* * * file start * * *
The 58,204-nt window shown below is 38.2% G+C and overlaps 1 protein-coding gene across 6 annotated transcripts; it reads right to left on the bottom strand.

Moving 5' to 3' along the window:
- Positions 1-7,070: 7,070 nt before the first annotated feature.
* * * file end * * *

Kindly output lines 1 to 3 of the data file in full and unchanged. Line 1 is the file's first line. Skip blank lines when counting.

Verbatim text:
The 58,204-nt window shown below is 38.2% G+C and overlaps 1 protein-coding gene across 6 annotated transcripts; it reads right to left on the bottom strand.

Moving 5' to 3' along the window:
- Positions 1-7,070: 7,070 nt before the first annotated feature.